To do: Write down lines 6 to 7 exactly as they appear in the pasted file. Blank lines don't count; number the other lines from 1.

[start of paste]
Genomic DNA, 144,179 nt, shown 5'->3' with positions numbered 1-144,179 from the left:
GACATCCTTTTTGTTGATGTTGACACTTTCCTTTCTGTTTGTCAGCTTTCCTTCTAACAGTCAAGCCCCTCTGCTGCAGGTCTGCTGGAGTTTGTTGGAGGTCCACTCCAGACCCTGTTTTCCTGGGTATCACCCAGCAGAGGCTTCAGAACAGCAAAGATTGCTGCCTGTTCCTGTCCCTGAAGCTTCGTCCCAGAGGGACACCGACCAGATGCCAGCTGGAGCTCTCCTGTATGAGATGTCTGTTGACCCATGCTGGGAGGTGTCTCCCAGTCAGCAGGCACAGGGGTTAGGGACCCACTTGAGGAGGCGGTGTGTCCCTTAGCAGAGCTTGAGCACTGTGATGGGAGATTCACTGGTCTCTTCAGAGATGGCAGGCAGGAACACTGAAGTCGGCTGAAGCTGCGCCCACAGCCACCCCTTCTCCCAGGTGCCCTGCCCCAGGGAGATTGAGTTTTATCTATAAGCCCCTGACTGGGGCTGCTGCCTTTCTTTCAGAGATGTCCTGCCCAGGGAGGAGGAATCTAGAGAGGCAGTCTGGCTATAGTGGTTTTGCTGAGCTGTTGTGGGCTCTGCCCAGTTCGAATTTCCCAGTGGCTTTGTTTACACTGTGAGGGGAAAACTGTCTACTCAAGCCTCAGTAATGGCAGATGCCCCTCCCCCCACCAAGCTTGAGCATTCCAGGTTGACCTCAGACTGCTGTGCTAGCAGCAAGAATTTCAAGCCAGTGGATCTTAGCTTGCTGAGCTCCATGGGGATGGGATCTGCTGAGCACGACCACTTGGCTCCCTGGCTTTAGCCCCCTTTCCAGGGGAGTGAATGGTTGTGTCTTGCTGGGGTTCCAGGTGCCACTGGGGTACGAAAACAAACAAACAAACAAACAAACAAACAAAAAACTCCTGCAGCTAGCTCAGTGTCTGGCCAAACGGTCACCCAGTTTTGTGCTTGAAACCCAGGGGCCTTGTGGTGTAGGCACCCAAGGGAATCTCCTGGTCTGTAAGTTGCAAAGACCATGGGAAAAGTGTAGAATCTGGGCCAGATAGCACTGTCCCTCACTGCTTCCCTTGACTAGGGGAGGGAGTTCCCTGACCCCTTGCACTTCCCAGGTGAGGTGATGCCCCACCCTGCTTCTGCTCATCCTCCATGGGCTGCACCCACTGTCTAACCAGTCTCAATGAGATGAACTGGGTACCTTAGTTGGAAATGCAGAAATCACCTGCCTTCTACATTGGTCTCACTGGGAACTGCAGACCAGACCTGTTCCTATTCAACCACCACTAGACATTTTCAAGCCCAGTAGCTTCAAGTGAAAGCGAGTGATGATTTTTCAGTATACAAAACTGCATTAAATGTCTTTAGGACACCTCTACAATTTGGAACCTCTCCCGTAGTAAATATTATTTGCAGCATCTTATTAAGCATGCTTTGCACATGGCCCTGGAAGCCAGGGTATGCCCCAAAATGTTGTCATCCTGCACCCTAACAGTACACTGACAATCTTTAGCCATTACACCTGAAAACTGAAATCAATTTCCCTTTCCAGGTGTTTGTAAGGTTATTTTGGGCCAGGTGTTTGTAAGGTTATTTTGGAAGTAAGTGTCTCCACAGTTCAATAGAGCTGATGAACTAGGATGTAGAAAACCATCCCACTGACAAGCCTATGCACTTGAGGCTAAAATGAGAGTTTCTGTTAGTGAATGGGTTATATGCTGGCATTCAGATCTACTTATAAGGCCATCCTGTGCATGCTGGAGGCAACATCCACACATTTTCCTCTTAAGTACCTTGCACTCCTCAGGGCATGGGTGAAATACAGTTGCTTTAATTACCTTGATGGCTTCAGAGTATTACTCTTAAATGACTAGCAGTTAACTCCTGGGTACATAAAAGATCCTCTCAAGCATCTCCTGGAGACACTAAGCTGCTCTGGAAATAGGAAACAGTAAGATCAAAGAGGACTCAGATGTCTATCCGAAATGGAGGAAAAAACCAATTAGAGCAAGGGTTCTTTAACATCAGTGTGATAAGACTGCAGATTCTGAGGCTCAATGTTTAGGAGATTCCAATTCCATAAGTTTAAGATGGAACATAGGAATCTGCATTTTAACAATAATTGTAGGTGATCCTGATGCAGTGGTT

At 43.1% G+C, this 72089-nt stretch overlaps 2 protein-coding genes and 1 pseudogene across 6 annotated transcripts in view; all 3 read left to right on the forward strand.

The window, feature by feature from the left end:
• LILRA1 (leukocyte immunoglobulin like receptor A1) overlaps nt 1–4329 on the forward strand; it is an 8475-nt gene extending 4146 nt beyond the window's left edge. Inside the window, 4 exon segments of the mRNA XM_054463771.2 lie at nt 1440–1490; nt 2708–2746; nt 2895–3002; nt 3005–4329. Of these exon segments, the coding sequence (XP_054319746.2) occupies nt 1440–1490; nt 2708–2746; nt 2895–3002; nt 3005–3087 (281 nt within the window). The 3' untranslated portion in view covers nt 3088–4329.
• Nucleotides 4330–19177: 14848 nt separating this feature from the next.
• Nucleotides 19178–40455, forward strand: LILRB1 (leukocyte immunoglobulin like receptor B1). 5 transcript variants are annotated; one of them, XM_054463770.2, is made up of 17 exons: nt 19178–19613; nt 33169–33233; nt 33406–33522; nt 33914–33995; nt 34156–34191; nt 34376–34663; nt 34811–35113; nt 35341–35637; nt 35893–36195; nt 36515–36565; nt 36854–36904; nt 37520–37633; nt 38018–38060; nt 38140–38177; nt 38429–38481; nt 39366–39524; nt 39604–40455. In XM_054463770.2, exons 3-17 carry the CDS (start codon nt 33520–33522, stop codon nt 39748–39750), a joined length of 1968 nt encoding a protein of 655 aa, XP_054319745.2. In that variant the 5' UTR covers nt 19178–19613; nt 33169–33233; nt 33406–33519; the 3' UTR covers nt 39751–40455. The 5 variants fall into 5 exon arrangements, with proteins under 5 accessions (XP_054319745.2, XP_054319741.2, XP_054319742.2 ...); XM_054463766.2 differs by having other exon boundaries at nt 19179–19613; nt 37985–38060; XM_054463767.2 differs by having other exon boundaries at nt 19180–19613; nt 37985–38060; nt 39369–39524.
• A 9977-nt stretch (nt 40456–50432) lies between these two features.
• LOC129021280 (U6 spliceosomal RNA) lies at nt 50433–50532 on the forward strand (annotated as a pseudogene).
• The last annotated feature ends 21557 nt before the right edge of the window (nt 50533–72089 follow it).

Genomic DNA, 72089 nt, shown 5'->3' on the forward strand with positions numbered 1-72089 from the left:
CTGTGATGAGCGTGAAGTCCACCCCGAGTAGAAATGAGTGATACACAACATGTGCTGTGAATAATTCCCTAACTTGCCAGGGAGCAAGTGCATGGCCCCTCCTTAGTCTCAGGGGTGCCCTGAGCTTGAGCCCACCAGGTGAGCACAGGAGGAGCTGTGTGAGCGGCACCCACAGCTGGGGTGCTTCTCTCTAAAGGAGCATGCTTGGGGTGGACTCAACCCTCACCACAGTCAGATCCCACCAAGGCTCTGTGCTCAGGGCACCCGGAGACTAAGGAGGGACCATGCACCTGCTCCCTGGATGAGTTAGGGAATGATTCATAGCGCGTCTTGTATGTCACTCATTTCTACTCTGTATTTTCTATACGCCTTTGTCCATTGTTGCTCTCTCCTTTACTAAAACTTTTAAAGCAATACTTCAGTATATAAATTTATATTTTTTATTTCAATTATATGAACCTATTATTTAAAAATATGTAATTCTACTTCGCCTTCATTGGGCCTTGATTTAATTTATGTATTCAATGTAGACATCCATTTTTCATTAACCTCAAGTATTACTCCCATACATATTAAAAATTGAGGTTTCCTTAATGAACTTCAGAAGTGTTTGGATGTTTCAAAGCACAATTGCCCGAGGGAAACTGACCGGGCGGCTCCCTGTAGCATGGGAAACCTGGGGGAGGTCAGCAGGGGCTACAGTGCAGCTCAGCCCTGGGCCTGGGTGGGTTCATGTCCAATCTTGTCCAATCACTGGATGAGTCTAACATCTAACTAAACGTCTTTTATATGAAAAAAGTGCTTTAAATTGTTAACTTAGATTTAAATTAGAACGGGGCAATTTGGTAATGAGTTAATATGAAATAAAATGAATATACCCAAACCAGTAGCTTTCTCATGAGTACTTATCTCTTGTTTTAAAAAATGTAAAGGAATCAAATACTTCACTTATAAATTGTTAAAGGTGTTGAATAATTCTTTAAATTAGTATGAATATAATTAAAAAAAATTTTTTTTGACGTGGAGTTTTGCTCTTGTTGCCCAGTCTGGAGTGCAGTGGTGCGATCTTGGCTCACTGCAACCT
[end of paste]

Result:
• Nucleotides 4330–19177: 14848 nt separating this feature from the next.
• Nucleotides 19178–40455, forward strand: LILRB1 (leukocyte immunoglobulin like receptor B1). 5 transcript variants are annotated; one of them, XM_054463770.2, is made up of 17 exons: nt 19178–19613; nt 33169–33233; nt 33406–33522; nt 33914–33995; nt 34156–34191; nt 34376–34663; nt 34811–35113; nt 35341–35637; nt 35893–36195; nt 36515–36565; nt 36854–36904; nt 37520–37633; nt 38018–38060; nt 38140–38177; nt 38429–38481; nt 39366–39524; nt 39604–40455. In XM_054463770.2, exons 3-17 carry the CDS (start codon nt 33520–33522, stop codon nt 39748–39750), a joined length of 1968 nt encoding a protein of 655 aa, XP_054319745.2. In that variant the 5' UTR covers nt 19178–19613; nt 33169–33233; nt 33406–33519; the 3' UTR covers nt 39751–40455. The 5 variants fall into 5 exon arrangements, with proteins under 5 accessions (XP_054319745.2, XP_054319741.2, XP_054319742.2 ...); XM_054463766.2 differs by having other exon boundaries at nt 19179–19613; nt 37985–38060; XM_054463767.2 differs by having other exon boundaries at nt 19180–19613; nt 37985–38060; nt 39369–39524.